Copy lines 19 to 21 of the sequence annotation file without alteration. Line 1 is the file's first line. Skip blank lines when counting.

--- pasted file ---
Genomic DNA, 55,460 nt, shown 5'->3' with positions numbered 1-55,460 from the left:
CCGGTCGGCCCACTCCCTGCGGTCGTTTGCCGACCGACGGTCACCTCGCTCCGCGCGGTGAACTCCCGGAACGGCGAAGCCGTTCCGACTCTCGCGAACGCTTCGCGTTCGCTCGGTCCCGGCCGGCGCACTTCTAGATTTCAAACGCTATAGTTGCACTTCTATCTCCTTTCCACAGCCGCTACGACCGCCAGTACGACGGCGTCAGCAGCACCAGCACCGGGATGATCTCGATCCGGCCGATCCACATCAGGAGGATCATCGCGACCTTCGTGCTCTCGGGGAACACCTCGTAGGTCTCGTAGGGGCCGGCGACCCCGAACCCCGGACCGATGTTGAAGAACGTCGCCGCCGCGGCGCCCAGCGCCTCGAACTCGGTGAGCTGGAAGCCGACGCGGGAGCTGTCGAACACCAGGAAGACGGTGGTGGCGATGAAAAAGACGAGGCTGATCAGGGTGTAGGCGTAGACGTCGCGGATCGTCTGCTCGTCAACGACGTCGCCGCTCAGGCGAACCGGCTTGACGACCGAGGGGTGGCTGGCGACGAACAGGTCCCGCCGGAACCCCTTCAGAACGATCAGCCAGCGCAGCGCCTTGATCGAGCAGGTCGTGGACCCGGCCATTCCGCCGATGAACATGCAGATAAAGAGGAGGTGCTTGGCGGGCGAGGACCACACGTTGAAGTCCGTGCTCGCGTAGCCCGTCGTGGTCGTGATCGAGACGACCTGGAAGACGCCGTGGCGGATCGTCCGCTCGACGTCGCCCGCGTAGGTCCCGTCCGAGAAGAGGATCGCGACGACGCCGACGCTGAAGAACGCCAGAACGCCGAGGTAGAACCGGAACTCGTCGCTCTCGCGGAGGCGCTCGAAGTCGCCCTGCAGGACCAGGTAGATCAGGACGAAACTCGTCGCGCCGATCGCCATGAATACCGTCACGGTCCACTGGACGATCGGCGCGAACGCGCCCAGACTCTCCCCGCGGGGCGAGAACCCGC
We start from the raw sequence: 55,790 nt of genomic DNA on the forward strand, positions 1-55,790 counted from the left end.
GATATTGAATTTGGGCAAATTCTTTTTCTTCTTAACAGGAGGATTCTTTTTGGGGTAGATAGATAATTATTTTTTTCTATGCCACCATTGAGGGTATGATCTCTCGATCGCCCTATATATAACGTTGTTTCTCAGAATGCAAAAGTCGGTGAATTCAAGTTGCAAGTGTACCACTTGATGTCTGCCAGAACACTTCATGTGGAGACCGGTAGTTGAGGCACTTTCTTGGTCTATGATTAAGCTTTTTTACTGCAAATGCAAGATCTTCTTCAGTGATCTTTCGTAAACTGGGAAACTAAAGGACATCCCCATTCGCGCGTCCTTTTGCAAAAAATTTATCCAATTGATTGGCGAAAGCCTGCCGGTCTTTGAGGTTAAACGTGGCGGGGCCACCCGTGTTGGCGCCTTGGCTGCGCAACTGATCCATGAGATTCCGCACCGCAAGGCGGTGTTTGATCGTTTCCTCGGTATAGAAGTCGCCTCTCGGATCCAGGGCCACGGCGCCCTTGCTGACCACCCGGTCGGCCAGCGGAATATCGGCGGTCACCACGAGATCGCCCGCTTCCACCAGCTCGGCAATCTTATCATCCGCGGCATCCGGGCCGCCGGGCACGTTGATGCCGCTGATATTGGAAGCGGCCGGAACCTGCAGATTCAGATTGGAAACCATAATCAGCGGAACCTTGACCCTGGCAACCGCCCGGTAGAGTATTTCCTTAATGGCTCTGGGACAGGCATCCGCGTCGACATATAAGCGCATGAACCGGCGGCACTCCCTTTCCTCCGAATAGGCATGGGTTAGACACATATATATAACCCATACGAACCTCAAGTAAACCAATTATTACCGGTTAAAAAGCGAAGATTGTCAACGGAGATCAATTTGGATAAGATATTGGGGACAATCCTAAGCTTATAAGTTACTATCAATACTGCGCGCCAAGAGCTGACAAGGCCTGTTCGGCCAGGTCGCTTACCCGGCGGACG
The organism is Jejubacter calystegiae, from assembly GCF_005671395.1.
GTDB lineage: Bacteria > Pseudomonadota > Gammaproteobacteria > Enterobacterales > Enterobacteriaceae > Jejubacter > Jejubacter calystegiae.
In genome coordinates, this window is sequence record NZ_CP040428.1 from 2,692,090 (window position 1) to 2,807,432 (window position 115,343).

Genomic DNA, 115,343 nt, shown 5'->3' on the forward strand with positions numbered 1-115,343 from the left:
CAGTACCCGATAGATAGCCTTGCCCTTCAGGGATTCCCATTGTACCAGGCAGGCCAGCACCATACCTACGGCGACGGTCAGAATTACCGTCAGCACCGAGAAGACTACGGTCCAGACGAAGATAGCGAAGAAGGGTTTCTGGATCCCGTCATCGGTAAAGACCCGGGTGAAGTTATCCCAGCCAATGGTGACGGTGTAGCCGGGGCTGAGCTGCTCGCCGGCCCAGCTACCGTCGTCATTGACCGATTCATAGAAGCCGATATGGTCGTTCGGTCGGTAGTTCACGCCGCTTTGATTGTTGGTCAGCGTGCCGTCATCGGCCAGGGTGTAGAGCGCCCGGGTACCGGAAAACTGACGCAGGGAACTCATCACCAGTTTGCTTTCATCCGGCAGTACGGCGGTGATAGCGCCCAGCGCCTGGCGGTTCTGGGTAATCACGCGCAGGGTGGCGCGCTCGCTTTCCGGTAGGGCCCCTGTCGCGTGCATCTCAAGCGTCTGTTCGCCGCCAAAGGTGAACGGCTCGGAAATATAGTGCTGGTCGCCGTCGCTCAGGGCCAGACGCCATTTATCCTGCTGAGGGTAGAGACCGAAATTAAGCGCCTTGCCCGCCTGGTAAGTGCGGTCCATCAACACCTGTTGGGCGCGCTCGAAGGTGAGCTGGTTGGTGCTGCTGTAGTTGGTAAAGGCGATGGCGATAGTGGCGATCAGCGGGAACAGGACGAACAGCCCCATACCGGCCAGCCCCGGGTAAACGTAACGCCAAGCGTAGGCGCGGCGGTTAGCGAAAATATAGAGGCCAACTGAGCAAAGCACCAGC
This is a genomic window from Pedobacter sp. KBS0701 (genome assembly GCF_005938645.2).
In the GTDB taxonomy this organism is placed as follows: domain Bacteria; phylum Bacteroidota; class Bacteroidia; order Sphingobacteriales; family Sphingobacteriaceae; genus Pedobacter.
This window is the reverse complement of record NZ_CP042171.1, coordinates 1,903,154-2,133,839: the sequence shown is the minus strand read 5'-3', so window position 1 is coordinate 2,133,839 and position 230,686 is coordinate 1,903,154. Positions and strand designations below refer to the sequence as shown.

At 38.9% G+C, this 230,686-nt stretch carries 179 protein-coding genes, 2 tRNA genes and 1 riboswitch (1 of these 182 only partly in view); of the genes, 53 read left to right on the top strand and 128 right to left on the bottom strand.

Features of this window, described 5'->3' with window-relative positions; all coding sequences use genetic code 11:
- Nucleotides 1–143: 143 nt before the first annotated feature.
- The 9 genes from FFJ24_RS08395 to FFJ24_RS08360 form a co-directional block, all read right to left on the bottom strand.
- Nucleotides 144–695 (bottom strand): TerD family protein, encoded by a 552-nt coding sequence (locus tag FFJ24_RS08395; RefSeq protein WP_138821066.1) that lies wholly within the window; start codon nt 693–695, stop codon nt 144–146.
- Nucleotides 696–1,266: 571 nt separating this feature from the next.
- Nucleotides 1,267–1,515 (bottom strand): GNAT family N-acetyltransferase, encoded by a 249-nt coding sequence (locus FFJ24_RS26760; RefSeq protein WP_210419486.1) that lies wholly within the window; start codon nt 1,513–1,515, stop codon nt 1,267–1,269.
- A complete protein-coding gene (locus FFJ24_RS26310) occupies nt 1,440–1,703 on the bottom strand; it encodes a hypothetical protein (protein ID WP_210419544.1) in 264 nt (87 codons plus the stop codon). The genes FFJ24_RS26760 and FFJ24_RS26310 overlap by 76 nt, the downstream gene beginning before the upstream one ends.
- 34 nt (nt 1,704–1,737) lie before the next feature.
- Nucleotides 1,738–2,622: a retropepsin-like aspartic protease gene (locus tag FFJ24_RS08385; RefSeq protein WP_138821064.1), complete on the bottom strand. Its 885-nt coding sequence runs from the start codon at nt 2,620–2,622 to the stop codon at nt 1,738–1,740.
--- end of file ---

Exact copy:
- Nucleotides 1,267–1,515 (bottom strand): GNAT family N-acetyltransferase, encoded by a 249-nt coding sequence (locus FFJ24_RS26760; RefSeq protein WP_210419486.1) that lies wholly within the window; start codon nt 1,513–1,515, stop codon nt 1,267–1,269.
- A complete protein-coding gene (locus FFJ24_RS26310) occupies nt 1,440–1,703 on the bottom strand; it encodes a hypothetical protein (protein ID WP_210419544.1) in 264 nt (87 codons plus the stop codon). The genes FFJ24_RS26760 and FFJ24_RS26310 overlap by 76 nt, the downstream gene beginning before the upstream one ends.
- 34 nt (nt 1,704–1,737) lie before the next feature.